The first volume of Anthony Seldon's riveting and definitive life of Tony Blair was published to great acclaim in 2004. Now, as the Labour Party and the country get used to the idea of a new leader and a new Prime Minister,Seldon delivers the most complete, authoritative and compelling account yet ofthe Blair premiership. Picking up the story in dramatic fashion on 11 September 2001, Seldon recaps very briefly Blair's trajectory to what may now be regarded as the high-point of his leadership, and then brings us right up to date as Blair hands over the reins to hisarch-rival, Gordon Brown. Based on hundreds of original interviews with key insiders, many of whose views have hitherto been kept private, BLAIR UNBOUND serves both as a fascinating 'volume two' of this masterclass in political biography and a highly revealing and compelling book in its own right.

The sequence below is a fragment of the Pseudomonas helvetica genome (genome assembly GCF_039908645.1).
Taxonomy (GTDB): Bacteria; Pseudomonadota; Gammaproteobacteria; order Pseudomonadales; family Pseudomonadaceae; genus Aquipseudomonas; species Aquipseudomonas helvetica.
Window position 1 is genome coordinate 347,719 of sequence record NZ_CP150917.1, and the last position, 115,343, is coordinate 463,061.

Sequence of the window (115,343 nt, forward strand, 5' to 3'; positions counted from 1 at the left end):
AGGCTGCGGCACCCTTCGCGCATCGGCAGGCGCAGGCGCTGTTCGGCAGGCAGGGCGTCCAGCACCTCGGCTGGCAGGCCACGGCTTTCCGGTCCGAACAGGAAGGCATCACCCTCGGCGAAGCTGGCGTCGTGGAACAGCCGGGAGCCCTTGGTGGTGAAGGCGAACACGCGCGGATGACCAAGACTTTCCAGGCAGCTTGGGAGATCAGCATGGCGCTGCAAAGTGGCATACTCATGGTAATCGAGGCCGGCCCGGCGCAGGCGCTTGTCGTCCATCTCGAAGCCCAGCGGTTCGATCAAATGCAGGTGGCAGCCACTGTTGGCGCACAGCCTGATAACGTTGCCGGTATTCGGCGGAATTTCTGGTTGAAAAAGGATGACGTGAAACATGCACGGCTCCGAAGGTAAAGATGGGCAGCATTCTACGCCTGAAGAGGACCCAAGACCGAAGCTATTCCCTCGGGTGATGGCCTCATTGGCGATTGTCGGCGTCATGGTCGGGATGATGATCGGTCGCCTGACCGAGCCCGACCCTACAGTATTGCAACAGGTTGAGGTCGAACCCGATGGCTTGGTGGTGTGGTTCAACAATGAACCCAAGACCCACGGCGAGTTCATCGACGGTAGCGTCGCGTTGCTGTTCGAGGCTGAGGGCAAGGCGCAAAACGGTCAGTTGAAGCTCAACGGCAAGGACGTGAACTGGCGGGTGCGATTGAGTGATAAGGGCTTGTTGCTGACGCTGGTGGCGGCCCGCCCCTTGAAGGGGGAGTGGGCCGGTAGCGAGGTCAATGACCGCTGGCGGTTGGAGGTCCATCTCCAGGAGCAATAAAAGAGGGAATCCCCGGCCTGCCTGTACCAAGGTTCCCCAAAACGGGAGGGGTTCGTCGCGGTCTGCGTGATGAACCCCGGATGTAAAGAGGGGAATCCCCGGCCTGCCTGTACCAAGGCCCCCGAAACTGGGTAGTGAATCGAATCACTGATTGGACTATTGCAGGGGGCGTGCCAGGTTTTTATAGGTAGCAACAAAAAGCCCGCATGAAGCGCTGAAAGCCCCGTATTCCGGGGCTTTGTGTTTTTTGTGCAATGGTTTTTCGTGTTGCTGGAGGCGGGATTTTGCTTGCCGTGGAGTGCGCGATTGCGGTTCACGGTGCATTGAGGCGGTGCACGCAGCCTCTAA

From its harrowing account of the events of September 11, 2001, to its elegant rendering of Tony Blair's final day at 10 Downing Street, this vibrant, richly detailed look at Blair's second and third terms as British prime minister makes for a riveting, if lengthy, read. Seldon has done a staggering amount of research in reconstructing Blair's tumultuous final years in office and surveying the significant domestic and foreign issues that dominated Blair's later years in office: the Iraq War, the London terrorist attacks, education reform, the Northern Ireland peace process and Blair's effort to push for the adoption of the euro, an issue about which he felt so strongly he may have been willing to sacrifice his political future to achieve his desired ends. The intricate, expansive text returns frequently to the increasingly fraught relationship between Blair and his successor, Gordon Brown, which was loaded with growing political and personal animosity. Aside from Brown, however, personal relationships and scandals play a secondary role in this page-turning political biography, an essential text for anyone interested in contemporary British politics.